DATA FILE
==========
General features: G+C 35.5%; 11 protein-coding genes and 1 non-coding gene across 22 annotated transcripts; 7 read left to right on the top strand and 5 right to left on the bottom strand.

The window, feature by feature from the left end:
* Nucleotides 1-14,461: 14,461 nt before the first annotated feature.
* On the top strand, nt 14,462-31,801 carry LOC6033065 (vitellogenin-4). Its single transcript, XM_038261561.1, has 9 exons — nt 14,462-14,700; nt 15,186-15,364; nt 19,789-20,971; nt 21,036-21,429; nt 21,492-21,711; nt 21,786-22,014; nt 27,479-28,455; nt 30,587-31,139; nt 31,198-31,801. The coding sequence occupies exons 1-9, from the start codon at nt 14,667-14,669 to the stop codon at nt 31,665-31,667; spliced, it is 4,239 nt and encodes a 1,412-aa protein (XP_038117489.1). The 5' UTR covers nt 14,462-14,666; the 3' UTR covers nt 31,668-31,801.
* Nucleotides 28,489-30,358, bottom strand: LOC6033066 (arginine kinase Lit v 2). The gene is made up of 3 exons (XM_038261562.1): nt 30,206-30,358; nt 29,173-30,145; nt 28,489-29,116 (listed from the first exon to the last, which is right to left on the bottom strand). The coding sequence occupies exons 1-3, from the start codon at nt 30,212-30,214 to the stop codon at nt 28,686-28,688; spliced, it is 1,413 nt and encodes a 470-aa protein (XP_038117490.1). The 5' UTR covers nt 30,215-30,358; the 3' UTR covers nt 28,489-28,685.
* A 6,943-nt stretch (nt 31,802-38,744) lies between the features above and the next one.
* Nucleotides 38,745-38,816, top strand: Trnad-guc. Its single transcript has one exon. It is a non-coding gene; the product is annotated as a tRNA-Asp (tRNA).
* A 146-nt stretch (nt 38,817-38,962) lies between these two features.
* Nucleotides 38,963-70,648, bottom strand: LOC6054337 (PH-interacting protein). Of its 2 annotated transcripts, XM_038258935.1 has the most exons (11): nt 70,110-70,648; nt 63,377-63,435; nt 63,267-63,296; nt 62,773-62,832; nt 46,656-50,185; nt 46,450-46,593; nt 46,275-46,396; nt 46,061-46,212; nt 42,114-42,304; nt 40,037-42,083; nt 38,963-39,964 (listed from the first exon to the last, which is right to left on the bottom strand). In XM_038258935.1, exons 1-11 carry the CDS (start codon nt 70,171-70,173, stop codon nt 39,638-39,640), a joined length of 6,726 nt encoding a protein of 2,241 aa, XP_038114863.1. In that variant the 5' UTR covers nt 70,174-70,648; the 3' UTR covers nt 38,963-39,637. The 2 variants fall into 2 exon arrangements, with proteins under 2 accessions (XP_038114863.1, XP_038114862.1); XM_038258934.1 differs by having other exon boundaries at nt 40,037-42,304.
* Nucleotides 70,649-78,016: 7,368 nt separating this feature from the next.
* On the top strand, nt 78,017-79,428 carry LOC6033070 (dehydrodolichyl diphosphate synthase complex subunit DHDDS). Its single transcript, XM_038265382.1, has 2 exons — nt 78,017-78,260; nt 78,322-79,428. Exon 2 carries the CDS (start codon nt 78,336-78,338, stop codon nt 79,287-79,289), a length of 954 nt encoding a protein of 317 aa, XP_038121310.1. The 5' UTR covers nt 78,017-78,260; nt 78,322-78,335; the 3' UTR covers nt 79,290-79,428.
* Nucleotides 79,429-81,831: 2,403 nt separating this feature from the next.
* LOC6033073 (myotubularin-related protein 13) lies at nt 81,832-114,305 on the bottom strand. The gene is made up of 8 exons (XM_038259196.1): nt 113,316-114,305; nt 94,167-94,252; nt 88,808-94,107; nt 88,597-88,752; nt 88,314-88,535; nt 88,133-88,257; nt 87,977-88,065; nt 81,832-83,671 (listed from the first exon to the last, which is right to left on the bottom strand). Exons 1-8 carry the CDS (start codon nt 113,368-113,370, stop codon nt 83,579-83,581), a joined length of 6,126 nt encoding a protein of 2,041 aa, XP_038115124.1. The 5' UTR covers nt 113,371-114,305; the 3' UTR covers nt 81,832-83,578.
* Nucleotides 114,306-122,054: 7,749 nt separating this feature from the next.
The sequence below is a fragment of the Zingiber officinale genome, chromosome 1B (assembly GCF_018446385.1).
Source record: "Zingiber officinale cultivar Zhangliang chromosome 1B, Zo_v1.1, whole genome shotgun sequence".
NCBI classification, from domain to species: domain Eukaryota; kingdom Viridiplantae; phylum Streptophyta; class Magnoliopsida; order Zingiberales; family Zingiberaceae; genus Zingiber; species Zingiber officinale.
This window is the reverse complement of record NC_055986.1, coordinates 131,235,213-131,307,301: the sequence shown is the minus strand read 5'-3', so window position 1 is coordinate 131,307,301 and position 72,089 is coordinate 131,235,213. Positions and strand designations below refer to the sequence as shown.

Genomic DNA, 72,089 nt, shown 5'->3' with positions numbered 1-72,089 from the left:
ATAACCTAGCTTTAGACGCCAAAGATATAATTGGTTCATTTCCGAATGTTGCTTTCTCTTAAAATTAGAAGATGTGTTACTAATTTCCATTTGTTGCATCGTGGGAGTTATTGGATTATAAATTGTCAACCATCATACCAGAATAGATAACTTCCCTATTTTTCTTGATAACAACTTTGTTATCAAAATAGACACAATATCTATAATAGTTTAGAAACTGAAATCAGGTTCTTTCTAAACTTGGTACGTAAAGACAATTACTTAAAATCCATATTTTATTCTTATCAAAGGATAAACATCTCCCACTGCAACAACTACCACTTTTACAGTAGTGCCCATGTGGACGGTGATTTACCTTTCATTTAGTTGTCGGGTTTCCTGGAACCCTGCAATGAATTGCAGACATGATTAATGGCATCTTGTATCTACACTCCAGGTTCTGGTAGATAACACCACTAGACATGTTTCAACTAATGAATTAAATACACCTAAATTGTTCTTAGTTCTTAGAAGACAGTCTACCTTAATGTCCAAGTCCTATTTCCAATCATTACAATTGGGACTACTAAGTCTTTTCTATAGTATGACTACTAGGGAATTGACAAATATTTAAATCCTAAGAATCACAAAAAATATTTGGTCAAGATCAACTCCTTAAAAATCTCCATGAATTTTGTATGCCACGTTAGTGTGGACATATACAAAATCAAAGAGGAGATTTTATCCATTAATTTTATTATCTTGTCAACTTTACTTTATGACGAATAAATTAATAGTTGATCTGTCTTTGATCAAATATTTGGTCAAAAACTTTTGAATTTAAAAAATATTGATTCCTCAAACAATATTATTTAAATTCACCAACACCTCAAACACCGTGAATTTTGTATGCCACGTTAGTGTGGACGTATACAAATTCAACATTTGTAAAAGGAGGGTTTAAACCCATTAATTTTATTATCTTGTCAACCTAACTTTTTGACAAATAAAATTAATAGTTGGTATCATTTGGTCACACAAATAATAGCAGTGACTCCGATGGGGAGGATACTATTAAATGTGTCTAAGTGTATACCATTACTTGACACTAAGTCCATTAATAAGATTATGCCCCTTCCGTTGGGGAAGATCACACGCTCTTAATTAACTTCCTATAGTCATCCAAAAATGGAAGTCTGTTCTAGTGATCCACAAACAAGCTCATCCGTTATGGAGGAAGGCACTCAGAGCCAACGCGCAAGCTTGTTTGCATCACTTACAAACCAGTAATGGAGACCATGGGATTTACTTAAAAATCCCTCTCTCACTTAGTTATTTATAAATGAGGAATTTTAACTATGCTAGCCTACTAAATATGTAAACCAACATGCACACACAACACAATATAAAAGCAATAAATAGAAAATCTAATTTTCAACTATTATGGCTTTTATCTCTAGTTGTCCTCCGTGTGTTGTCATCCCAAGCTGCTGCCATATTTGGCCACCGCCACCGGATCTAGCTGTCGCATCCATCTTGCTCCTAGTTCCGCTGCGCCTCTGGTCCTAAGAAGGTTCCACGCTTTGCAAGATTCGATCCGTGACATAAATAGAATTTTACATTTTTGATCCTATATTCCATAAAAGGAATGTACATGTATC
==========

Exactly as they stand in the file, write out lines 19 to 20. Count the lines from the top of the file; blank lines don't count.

Genomic DNA, 72,089 nt, shown 5'->3' with positions numbered 1-72,089 from the left:
ATAACCTAGCTTTAGACGCCAAAGATATAATTGGTTCATTTCCGAATGTTGCTTTCTCTTAAAATTAGAAGATGTGTTACTAATTTCCATTTGTTGCATCGTGGGAGTTATTGGATTATAAATTGTCAACCATCATACCAGAATAGATAACTTCCCTATTTTTCTTGATAACAACTTTGTTATCAAAATAGACACAATATCTATAATAGTTTAGAAACTGAAATCAGGTTCTTTCTAAACTTGGTACGTAAAGACAATTACTTAAAATCCATATTTTATTCTTATCAAAGGATAAACATCTCCCACTGCAACAACTACCACTTTTACAGTAGTGCCCATGTGGACGGTGATTTACCTTTCATTTAGTTGTCGGGTTTCCTGGAACCCTGCAATGAATTGCAGACATGATTAATGGCATCTTGTATCTACACTCCAGGTTCTGGTAGATAACACCACTAGACATGTTTCAACTAATGAATTAAATACACCTAAATTGTTCTTAGTTCTTAGAAGACAGTCTACCTTAATGTCCAAGTCCTATTTCCAATCATTACAATTGGGACTACTAAGTCTTTTCTATAGTATGACTACTAGGGAATTGACAAATATTTAAATCCTAAGAATCACAAAAAATATTTGGTCAAGATCAACTCCTTAAAAATCTCCATGAATTTTGTATGCCACGTTAGTGTGGACATATACAAAATCAAAGAGGAGATTTTATCCATTAATTTTATTATCTTGTCAACTTTACTTTATGACGAATAAATTAATAGTTGATCTGTCTTTGATCAAATATTTGGTCAAAAACTTTTGAATTTAAAAAATATTGATTCCTCAAACAATATTATTTAAATTCACCAACACCTCAAACACCGTGAATTTTGTATGCCACGTTAGTGTGGACGTATACAAATTCAACATTTGTAAAAGGAGGGTTTAAACCCATTAATTTTATTATCTTGTCAACCTAACTTTTTGACAAATAAAATTAATAGTTGGTATCATTTGGTCACACAAATAATAGCAGTGACTCCGATGGGGAGGATACTATTAAATGTGTCTAAGTGTATACCATTACTTGACACTAAGTCCATTAATAAGATTATGCCCCTTCCGTTGGGGAAGATCACACGCTCTTAATTAACTTCCTATAGTCATCCAAAAATGGAAGTCTGTTCTAGTGATCCACAAACAAGCTCATCCGTTATGGAGGAAGGCACTCAGAGCCAACGCGCAAGCTTGTTTGCATCACTTACAAACCAGTAATGGAGACCATGGGATTTACTTAAAAATCCCTCTCTCACTTAGTTATTTATAAATGAGGAATTTTAACTATGCTAGCCTACTAAATATGTAAACCAACATGCACACACAACACAATATAAAAGCAATAAATAGAAAATCTAATTTTCAACTATTATGGCTTTTATCTCTAGTTGTCCTCCGTGTGTTGTCATCCCAAGCTGCTGCCATATTTGGCCACCGCCACCGGATCTAGCTGTCGCATCCATCTTGCTCCTAGTTCCGCTGCGCCTCTGGTCCTAAGAAGGTTCCACGCTTTGCAAGATTCGATCCGTGACATAAATAGAATTTTACATTTTTGATCCTATATTCCATAAAAGGAATGTACATGTATC